Come March next year, the Helderberg will be home to a brand new skills training centre, thanks to the tireless efforts of an ever growing local organisation.
From its humble beginnings as a soup kitchen feeding hungry children in Sir Lowry’s Pass Village in 2004, Hope and Light Community Welfare has grown exponentially into the remarkable institution it stands as today. Its premises, in Alpine Crescent, Fernwood, are currently a hive of activity, as construction workers put the final touches to the development of a school, various amenities and the skills centre, which will be run as a registered TVET college.
The Christian community organisation was founded as a feeding scheme by German national Barbara Tofaute in 2003 and registered as an NPO in 2004, but she soon found there was a greater need for education in the small village. In 2005, she opened a crèche for 100 children of Sir Lowry’s Pass in her living room to address the crippling socio-economic issues in the community.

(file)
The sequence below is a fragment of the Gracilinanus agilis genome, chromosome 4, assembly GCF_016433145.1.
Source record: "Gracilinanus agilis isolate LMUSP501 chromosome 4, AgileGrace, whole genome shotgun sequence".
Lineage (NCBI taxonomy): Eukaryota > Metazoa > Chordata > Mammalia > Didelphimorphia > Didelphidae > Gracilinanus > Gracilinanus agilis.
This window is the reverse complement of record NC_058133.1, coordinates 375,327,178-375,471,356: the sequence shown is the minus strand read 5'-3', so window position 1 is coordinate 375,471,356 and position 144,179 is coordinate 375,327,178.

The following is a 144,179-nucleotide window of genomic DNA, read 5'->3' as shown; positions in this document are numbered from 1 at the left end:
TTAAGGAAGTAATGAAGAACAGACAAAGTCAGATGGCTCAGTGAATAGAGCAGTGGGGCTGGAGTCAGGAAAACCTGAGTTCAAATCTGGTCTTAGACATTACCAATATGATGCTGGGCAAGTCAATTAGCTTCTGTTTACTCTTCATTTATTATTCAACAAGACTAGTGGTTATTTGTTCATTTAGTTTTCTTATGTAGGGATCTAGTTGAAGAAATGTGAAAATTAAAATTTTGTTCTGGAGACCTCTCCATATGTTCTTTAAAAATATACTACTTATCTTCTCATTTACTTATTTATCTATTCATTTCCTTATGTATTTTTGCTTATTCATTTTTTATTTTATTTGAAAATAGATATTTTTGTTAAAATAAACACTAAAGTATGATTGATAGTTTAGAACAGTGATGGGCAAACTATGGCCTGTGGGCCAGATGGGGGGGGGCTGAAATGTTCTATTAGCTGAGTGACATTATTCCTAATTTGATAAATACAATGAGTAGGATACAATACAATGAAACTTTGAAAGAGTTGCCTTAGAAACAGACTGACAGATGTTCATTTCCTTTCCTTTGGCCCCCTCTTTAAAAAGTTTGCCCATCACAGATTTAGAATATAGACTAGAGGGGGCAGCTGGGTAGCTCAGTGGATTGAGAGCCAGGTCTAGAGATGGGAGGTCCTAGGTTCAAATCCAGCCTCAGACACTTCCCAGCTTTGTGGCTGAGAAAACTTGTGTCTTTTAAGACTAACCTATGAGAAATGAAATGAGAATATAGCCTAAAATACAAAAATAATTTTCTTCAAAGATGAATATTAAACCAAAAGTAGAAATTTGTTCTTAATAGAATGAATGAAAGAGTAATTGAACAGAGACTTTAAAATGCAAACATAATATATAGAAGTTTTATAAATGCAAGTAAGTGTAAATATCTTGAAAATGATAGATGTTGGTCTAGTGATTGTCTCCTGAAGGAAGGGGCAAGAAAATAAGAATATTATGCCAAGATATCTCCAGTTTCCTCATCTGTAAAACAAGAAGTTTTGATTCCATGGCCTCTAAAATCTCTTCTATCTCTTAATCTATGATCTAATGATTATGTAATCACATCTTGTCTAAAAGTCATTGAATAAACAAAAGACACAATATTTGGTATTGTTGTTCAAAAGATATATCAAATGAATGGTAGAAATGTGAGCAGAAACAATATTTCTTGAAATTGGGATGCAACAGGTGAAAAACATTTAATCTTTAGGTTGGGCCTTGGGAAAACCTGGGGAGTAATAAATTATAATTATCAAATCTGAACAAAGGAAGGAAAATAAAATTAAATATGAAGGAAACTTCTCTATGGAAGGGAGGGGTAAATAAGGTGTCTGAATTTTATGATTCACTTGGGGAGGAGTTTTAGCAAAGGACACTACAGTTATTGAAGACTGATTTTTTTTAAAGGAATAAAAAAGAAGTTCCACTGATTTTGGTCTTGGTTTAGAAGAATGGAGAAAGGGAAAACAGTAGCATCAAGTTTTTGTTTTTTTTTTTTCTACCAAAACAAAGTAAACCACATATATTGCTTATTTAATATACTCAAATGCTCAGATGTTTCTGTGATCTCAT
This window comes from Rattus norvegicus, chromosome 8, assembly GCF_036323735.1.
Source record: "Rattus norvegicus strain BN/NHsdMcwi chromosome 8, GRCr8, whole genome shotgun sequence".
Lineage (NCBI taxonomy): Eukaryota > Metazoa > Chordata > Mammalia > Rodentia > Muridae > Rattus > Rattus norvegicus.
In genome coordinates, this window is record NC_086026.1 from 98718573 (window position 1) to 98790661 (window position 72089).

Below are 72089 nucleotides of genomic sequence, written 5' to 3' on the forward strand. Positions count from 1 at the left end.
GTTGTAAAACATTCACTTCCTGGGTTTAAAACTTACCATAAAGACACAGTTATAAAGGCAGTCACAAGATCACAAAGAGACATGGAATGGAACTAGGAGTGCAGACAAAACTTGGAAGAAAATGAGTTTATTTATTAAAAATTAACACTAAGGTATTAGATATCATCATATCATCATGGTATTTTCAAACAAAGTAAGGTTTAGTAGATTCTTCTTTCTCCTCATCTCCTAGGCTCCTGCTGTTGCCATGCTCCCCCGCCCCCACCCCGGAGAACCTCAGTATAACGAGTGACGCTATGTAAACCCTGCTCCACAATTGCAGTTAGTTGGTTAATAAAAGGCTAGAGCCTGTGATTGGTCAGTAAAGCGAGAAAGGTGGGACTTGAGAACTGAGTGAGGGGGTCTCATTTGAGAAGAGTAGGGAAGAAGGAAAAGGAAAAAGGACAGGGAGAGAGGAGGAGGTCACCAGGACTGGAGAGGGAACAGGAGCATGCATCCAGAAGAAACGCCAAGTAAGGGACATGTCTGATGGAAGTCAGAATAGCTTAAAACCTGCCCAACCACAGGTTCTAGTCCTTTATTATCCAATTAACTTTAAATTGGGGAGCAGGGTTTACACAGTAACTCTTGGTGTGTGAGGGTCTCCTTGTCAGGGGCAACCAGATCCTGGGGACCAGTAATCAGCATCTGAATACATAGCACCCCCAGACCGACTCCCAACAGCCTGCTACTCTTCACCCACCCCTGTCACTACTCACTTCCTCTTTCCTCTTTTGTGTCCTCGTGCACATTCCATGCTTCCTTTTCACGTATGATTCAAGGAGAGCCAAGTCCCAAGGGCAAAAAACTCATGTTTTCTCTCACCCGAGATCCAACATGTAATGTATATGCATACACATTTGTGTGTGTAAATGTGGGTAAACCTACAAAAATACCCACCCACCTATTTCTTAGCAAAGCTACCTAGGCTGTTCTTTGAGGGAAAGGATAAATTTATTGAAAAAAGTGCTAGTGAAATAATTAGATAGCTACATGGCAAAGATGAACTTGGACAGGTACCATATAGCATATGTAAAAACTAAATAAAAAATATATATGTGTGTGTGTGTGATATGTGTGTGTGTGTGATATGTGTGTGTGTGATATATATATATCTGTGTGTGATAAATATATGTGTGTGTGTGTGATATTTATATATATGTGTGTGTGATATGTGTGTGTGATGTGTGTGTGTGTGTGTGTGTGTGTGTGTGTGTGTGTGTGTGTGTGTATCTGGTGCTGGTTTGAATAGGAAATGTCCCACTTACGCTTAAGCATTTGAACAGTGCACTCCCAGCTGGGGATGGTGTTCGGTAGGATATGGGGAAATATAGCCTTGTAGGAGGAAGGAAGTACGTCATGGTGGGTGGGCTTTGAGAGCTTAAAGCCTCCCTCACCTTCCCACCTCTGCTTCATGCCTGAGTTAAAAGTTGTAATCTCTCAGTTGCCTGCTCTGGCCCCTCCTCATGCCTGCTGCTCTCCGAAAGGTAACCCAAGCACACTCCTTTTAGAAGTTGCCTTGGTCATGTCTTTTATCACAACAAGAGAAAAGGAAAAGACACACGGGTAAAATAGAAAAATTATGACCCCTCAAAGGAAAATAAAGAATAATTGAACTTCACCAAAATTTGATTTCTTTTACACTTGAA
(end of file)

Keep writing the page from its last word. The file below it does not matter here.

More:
“I found that the children would be fed through the soup kitchen, but they would have time on their hands as they did not attend school,” Tofaute, who is CEO and chairperson of the organisation, recalled.
“While the soup kitchen was addressing the plight of hungry children, their families did not have the means to get them educated.”
But the development of Hope and Light did not stop there. Tofaute, a resident of Somerset West, also came to the aid of abandoned children by establishing an orphanage on the premises which once housed The Inn in Sir Lowry’s Pass. After acquiring land, the organisation built four six-bedroom houses to accommodate homeless children.
The kindergarten also led to the launch of a primary school, which has since grown into a middle school for close to 300 children from Grade 1 to Grade 8. Plans to further grow the school up to Grade 12 are already in motion, with classes for Grade 9s and 10s opening next year.